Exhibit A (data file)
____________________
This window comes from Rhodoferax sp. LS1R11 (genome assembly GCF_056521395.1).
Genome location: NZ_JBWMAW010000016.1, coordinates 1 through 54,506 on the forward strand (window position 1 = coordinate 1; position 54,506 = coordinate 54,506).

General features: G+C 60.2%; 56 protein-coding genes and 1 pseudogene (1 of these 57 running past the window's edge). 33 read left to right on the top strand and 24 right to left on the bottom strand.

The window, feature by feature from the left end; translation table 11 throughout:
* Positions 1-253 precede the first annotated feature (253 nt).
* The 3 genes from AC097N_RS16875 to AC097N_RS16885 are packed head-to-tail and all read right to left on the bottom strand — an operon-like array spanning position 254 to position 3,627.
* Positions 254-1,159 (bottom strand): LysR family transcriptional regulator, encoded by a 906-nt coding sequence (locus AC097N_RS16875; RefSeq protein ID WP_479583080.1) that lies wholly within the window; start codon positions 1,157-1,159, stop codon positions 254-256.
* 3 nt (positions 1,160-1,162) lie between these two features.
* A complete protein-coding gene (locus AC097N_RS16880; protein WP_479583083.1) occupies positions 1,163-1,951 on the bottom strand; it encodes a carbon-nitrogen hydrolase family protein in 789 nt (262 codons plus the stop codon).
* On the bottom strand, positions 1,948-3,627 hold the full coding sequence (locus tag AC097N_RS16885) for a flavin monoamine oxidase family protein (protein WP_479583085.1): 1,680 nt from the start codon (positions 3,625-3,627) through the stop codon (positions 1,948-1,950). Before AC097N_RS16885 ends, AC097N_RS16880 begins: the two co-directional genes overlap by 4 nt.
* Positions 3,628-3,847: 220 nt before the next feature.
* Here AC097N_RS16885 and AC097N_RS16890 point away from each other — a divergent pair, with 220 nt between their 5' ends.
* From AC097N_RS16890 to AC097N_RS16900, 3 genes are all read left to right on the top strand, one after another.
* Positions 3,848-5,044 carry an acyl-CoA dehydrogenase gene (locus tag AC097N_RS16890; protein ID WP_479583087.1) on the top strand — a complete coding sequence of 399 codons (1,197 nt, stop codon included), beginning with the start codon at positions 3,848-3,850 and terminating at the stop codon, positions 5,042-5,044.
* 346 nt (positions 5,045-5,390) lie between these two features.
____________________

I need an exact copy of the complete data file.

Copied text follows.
This window comes from Rhodoferax sp. LS1R11 (genome assembly GCF_056521395.1).
Genome location: NZ_JBWMAW010000016.1, coordinates 1 through 54,506 on the forward strand (window position 1 = coordinate 1; position 54,506 = coordinate 54,506).

General features: G+C 60.2%; 56 protein-coding genes and 1 pseudogene (1 of these 57 running past the window's edge). 33 read left to right on the top strand and 24 right to left on the bottom strand.

The window, feature by feature from the left end; translation table 11 throughout:
* Positions 1-253 precede the first annotated feature (253 nt).
* The 3 genes from AC097N_RS16875 to AC097N_RS16885 are packed head-to-tail and all read right to left on the bottom strand — an operon-like array spanning position 254 to position 3,627.
* Positions 254-1,159 (bottom strand): LysR family transcriptional regulator, encoded by a 906-nt coding sequence (locus AC097N_RS16875; RefSeq protein ID WP_479583080.1) that lies wholly within the window; start codon positions 1,157-1,159, stop codon positions 254-256.
* 3 nt (positions 1,160-1,162) lie between these two features.
* A complete protein-coding gene (locus AC097N_RS16880; protein WP_479583083.1) occupies positions 1,163-1,951 on the bottom strand; it encodes a carbon-nitrogen hydrolase family protein in 789 nt (262 codons plus the stop codon).
* On the bottom strand, positions 1,948-3,627 hold the full coding sequence (locus tag AC097N_RS16885) for a flavin monoamine oxidase family protein (protein WP_479583085.1): 1,680 nt from the start codon (positions 3,625-3,627) through the stop codon (positions 1,948-1,950). Before AC097N_RS16885 ends, AC097N_RS16880 begins: the two co-directional genes overlap by 4 nt.
* Positions 3,628-3,847: 220 nt before the next feature.
* Here AC097N_RS16885 and AC097N_RS16890 point away from each other — a divergent pair, with 220 nt between their 5' ends.
* From AC097N_RS16890 to AC097N_RS16900, 3 genes are all read left to right on the top strand, one after another.
* Positions 3,848-5,044 carry an acyl-CoA dehydrogenase gene (locus tag AC097N_RS16890; protein ID WP_479583087.1) on the top strand — a complete coding sequence of 399 codons (1,197 nt, stop codon included), beginning with the start codon at positions 3,848-3,850 and terminating at the stop codon, positions 5,042-5,044.
* 346 nt (positions 5,045-5,390) lie between these two features.